Your story structure is the foundation of your story. It will determine what the end result will look like. Because of this it is frequently overlooked. In a previous article I talked about conflict and how it related to story structure.
Today I’d like to talk about another simple, though fundamental, concept; the dramatic throughline.
Story Structure: Does The Hero Win, Lose Or Draw?
This is a pretty important question to know the answer to because it will effect everything else in the story. The story of someone who wins their fight against cancer is significantly different than the story of someone who loses their fight against cancer, wouldn’t you agree?
Then again, the story of someone surviving with cancer on a day to day basis is a completely different story still.
OK, now you see what I’m getting at?
Let’s take a look at how each of these possible end results effect your story structure.
There are 5 of these little buggers that you have to choose from.
The Hero Wins
This could happen in one of four ways:
1 b. By Means Of Ingenuity: The hero relies on his mind or some sort of creative solution. This is great for mysteries.
1 c. By Means Of A Special Capacity: The hero has or obtains a magical weapon. This is great for fairy tales or other fantastic stories.
1 d. By Means Of A Special Weapon: Can anyone say James Bond? This is great for action stories.
The Hero Loses
This can happen two different ways.
2 a. Due To Circumstances: It’s just not in the cards. Though the hero tries his hardest the clock runs out before the game is over
2 b. Due To Weakness Or Obsession: The hero is his own worst enemy. He just can’t get his act together and self destructs.
The Hero Quits
This might be a situation where the hero just gives up and wimps out. This is possible but also makes for some pretty lackluster fiction, also known as YOUR READERS WILL STOP READING. Watch out for this. This is a trait of every writer you have never heard of and very few of the writers you have.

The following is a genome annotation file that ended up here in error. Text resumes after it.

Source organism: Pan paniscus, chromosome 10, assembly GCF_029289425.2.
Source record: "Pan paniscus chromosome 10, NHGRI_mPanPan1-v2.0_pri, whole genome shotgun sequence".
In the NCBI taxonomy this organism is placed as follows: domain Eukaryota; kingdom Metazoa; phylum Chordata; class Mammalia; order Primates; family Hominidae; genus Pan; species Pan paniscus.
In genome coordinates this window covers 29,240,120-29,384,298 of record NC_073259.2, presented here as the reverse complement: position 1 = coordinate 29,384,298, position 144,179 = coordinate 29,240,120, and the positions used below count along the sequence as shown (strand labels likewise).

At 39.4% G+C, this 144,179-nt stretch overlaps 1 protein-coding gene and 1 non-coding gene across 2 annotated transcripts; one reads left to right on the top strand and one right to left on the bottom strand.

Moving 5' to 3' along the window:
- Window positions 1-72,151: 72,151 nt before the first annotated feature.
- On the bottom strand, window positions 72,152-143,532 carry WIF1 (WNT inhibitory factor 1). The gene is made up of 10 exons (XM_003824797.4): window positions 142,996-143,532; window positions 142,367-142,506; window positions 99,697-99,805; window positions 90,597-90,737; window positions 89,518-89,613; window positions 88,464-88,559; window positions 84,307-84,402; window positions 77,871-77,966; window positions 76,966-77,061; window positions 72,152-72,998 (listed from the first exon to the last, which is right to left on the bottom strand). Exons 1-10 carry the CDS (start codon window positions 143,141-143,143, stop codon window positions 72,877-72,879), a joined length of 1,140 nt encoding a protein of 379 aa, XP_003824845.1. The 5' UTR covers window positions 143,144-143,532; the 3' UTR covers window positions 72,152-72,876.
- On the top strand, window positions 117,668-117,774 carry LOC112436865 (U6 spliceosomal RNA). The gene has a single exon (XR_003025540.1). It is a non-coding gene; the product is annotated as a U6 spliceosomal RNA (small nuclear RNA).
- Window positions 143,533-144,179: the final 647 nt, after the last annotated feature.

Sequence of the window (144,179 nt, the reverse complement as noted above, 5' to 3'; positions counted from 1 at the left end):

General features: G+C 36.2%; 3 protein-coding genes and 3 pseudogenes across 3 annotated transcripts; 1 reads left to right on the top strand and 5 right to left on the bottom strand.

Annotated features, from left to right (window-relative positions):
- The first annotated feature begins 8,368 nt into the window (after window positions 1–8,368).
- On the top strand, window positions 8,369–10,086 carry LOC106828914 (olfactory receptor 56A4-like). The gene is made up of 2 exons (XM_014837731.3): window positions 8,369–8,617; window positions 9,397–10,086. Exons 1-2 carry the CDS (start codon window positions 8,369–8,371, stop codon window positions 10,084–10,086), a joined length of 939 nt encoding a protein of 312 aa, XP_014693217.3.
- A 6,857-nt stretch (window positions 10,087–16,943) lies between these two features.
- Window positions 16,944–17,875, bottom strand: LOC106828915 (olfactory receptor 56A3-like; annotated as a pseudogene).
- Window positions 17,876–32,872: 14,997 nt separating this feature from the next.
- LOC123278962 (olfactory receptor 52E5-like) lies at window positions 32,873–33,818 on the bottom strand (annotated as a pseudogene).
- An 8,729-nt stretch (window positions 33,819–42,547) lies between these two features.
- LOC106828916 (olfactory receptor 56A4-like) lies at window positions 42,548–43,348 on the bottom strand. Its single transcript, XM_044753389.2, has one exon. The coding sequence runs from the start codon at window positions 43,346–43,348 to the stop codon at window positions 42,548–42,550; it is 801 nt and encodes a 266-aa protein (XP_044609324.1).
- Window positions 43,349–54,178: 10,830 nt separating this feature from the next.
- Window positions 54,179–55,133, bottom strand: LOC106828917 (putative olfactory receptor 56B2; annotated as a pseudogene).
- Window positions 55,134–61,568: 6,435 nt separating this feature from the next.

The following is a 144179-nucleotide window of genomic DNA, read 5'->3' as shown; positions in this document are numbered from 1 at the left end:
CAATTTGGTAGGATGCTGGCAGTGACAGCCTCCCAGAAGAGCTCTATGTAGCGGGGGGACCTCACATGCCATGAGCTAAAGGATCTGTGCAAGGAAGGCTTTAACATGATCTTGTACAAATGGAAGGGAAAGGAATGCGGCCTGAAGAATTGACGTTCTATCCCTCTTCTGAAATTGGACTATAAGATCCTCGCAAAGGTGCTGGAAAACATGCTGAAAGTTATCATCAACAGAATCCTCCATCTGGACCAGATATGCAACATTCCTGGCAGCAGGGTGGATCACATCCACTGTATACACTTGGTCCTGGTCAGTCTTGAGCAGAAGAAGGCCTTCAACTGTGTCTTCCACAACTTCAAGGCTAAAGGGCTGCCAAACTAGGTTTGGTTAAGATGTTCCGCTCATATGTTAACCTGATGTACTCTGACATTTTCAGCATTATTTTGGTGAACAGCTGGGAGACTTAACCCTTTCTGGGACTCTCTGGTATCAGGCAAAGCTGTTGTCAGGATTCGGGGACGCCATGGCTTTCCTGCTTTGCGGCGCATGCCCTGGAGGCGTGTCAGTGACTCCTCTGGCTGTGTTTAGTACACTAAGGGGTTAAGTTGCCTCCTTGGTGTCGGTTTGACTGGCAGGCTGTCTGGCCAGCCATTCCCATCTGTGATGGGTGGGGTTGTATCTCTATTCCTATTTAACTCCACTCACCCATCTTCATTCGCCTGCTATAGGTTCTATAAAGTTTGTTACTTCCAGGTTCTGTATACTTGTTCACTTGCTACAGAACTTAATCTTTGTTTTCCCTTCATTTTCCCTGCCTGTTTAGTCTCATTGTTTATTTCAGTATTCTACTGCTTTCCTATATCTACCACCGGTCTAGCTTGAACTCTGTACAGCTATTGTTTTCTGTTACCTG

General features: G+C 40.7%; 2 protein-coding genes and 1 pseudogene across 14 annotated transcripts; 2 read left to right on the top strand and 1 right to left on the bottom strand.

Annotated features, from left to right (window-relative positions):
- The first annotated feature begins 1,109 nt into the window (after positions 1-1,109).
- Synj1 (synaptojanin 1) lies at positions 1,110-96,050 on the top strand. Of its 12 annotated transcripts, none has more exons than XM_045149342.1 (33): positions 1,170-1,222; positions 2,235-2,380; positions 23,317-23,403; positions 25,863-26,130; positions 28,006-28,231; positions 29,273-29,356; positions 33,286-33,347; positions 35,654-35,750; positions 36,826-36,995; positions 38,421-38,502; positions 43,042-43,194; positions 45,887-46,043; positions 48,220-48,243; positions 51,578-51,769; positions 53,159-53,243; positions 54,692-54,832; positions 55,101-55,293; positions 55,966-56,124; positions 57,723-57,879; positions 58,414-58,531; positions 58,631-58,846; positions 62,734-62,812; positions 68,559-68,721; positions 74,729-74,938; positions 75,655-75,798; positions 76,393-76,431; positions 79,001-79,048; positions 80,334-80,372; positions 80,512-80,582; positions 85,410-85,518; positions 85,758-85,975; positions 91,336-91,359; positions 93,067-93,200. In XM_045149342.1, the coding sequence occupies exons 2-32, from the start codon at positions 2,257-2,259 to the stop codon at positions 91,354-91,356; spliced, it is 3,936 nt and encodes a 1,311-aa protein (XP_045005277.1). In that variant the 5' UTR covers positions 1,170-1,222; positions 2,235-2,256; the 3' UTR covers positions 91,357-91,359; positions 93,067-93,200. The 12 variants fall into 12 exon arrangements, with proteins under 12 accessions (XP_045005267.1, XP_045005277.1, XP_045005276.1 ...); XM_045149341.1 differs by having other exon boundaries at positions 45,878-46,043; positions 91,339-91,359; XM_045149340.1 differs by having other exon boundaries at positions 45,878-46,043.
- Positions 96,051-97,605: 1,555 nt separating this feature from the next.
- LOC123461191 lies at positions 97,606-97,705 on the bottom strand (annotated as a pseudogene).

A better and more dramatic way to do this is to have your hero realize that his goal is no longer noble. The woman of his dreams turns out to be rotten to the core. The promotion he wanted looked much better than it really was.
These three throughlines are more traditional and everyone is familiar with them because we will all experience them in our lives at one time or another. But the last two are a bit nontraditional.
The Hero’s Goal Is Undefined
This can be a more difficult structure to work within because there is nothing definite. Chekhov’s story An Upheaval follows a domestic disturbance in a well to do Russian family. The writer must be more skilled and engaging in this type of story than in a typical action/thriller novel.
The Reader Creates A Goal For The Hero
This type of throughline has been seen in children’s books where the reader is asked to choose between two paths the hero may take. It is also seen in video games. It’s not a popular throughline but would be great for metafiction.
Dr. Victoria Lynn Schmidt investigates these ideas in her excellent book Story Structure Architect and if you’re interested in finding out more about that topic click here.